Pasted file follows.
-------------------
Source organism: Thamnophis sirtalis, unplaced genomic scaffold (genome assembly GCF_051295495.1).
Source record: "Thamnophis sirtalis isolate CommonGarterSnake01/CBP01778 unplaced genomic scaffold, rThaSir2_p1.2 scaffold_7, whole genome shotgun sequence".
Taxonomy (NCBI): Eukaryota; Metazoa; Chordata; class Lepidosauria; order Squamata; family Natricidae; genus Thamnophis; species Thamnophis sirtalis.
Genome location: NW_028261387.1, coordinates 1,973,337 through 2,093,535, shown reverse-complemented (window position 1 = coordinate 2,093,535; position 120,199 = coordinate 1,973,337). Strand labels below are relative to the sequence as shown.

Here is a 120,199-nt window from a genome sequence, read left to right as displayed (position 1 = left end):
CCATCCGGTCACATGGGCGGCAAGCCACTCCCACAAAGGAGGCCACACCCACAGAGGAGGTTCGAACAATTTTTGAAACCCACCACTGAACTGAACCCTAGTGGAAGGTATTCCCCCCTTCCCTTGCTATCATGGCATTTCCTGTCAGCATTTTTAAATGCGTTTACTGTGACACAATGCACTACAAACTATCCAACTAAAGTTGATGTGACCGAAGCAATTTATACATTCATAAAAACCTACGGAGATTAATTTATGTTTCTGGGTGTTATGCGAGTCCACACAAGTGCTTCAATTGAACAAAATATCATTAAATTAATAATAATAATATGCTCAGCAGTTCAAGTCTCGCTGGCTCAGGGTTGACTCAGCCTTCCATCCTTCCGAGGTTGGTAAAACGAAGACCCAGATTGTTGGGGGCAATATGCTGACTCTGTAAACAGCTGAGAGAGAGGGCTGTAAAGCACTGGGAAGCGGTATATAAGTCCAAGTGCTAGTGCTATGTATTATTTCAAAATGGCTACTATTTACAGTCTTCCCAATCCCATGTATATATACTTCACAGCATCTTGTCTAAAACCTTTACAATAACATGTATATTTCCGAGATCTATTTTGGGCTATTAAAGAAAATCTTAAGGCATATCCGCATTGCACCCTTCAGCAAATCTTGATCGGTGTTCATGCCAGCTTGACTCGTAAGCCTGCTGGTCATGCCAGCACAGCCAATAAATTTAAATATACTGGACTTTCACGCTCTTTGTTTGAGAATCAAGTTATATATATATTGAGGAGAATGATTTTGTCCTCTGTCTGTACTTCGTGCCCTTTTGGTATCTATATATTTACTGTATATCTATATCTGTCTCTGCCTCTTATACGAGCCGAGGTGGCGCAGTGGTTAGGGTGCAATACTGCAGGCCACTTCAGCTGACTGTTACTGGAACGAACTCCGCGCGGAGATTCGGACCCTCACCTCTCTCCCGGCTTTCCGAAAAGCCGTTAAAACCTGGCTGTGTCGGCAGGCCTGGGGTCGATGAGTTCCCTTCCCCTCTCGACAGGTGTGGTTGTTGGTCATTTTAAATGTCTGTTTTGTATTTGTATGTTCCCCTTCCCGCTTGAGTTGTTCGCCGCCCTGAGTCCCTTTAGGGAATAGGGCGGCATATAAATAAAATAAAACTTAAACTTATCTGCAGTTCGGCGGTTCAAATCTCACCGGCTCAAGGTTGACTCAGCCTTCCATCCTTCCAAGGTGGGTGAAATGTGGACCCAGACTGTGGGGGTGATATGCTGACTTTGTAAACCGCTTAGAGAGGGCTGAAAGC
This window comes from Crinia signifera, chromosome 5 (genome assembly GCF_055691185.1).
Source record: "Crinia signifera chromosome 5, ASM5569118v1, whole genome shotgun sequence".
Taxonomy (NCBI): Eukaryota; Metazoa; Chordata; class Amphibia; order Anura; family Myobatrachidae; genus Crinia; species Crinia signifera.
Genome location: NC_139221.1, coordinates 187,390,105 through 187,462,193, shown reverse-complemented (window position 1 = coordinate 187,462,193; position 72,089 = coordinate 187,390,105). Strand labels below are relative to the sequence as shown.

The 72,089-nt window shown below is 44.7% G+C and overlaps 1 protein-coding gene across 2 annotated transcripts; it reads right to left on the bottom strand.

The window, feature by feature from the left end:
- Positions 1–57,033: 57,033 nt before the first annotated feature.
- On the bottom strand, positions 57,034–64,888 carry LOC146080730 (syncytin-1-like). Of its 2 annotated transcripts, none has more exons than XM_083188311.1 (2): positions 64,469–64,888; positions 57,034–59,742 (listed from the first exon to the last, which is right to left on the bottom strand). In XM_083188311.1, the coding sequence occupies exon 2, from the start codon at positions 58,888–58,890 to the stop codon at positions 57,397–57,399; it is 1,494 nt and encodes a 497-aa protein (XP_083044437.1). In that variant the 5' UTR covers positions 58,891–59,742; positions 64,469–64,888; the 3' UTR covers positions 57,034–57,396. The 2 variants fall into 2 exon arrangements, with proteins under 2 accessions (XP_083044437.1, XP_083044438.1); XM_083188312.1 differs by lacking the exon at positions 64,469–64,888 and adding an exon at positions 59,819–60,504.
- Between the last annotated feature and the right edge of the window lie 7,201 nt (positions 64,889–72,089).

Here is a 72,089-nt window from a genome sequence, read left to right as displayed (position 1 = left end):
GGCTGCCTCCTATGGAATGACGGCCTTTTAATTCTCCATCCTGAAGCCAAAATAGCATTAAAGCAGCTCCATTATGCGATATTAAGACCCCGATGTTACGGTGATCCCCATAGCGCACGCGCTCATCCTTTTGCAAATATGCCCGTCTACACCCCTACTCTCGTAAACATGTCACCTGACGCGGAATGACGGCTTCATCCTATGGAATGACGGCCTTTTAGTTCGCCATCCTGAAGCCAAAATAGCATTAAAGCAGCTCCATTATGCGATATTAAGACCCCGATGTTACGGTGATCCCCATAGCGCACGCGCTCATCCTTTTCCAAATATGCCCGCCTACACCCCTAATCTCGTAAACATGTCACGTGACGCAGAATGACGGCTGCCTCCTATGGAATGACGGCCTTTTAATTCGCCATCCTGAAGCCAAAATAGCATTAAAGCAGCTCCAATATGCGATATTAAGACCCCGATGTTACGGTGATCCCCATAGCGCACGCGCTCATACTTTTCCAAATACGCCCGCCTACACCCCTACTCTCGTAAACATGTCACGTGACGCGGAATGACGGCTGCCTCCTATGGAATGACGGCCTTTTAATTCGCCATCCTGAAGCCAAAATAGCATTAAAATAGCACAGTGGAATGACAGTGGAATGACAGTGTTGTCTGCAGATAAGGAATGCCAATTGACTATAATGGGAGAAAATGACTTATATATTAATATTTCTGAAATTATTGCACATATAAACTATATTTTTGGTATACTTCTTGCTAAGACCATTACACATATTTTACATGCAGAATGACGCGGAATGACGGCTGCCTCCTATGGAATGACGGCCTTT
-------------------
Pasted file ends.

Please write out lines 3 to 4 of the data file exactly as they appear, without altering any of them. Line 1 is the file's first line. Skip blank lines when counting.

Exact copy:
Taxonomy (NCBI): Eukaryota; Metazoa; Chordata; class Lepidosauria; order Squamata; family Natricidae; genus Thamnophis; species Thamnophis sirtalis.
Genome location: NW_028261387.1, coordinates 1,973,337 through 2,093,535, shown reverse-complemented (window position 1 = coordinate 2,093,535; position 120,199 = coordinate 1,973,337). Strand labels below are relative to the sequence as shown.